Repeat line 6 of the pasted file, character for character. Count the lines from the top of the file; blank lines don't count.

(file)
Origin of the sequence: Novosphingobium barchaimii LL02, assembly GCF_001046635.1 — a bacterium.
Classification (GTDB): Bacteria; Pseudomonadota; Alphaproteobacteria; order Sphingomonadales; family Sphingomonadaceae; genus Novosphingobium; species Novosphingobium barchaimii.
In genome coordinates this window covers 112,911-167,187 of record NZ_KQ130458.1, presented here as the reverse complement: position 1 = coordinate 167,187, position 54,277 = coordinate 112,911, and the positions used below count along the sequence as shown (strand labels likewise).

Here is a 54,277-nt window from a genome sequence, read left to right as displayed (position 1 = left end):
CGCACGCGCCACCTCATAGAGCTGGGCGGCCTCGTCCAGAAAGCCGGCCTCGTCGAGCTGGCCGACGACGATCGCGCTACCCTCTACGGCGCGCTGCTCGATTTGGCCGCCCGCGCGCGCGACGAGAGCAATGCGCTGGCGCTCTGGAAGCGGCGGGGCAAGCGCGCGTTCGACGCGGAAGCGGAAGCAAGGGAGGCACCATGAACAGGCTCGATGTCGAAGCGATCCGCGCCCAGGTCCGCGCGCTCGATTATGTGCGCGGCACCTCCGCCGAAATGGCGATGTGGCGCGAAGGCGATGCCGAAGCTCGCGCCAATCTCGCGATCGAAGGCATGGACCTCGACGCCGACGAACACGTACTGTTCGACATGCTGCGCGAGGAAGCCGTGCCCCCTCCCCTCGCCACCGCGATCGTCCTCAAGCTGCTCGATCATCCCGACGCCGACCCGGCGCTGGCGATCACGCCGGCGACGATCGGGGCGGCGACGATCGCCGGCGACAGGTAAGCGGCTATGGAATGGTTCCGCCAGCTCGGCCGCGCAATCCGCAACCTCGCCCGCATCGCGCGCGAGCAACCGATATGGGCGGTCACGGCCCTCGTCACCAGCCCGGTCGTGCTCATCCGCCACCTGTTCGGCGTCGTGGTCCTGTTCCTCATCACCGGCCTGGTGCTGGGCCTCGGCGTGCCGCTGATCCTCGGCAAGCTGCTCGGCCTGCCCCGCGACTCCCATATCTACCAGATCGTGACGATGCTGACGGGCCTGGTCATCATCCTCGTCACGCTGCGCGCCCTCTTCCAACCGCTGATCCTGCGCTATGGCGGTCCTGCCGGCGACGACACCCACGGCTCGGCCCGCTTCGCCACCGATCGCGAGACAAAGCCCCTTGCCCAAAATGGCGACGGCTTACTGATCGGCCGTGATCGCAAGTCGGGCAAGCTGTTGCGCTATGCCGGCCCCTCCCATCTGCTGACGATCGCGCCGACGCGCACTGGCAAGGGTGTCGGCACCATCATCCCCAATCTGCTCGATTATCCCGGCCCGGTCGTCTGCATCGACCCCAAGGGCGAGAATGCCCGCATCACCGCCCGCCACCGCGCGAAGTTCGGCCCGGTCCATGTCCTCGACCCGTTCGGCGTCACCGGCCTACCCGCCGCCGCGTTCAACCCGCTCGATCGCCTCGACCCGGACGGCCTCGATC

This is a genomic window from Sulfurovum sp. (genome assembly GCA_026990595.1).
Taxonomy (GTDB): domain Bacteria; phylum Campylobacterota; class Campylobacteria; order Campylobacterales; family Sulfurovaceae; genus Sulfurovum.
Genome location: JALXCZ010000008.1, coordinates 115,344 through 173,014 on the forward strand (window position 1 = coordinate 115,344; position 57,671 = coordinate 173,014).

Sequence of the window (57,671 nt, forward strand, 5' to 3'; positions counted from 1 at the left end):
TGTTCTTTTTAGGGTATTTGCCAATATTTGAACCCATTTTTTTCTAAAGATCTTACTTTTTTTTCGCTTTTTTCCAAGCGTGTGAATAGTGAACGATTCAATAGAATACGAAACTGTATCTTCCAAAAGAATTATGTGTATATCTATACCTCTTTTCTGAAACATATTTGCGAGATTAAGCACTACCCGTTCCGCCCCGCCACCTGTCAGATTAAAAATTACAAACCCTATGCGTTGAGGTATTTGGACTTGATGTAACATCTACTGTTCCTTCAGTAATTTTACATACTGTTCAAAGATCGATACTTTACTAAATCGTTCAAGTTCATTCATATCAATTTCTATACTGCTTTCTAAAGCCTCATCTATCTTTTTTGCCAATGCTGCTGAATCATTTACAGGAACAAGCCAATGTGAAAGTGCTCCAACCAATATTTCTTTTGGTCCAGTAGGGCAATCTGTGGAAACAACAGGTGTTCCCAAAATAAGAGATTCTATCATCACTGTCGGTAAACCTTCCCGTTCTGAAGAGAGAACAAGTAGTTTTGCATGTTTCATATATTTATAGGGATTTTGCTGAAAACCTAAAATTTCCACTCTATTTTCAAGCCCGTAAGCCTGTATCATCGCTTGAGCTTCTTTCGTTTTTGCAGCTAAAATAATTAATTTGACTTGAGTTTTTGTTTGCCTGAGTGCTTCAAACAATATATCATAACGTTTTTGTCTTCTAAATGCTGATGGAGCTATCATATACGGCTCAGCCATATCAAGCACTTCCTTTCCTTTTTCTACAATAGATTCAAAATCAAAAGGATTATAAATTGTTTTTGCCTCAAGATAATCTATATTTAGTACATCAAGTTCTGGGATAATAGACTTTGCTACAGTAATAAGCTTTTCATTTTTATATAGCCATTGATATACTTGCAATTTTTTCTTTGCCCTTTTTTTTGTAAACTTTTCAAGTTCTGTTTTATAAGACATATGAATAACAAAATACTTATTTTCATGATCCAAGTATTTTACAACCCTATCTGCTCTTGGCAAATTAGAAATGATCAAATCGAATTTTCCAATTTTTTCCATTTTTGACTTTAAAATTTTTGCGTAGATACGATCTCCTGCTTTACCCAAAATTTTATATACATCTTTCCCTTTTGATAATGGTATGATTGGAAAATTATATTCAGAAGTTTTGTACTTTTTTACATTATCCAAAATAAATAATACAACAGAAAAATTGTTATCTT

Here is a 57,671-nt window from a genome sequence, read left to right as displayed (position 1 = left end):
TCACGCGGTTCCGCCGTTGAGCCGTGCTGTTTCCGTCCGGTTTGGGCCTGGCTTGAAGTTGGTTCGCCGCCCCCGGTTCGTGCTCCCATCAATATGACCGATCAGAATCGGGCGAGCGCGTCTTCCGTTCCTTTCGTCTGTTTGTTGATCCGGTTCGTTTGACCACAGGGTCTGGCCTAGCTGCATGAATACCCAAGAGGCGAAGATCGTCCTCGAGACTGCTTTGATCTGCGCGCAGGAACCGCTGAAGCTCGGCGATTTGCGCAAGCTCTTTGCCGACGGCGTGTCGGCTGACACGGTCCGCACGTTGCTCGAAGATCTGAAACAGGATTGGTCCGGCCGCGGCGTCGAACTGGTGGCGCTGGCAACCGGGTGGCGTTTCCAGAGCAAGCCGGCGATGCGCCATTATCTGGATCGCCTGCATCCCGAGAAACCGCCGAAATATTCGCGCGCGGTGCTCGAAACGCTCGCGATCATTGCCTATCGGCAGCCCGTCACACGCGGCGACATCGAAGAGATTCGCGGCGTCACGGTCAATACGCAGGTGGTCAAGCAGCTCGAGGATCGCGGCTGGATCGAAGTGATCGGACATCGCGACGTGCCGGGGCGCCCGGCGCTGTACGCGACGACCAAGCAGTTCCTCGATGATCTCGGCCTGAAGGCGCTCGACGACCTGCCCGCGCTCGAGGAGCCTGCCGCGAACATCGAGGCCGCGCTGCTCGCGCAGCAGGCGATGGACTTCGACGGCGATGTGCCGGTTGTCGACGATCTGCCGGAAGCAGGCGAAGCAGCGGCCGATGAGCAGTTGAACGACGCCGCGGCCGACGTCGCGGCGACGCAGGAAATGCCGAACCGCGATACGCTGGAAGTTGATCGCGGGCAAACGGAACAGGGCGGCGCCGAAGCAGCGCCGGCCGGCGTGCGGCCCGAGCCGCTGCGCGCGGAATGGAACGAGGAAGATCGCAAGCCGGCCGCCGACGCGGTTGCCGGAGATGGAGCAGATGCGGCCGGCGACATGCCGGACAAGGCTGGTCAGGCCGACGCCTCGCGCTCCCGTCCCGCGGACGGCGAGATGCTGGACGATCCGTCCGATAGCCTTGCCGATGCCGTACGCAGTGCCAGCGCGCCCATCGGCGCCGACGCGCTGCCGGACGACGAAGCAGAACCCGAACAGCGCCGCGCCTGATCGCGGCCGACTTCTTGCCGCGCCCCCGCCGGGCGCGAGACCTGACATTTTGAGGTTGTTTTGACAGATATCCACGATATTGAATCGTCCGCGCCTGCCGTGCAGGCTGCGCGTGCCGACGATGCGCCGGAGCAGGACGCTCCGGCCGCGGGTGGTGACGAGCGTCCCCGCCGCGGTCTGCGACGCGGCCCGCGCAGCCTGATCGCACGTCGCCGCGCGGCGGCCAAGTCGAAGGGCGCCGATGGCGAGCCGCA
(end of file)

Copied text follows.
This is a genomic window from Sulfurovum sp. (genome assembly GCA_026990595.1).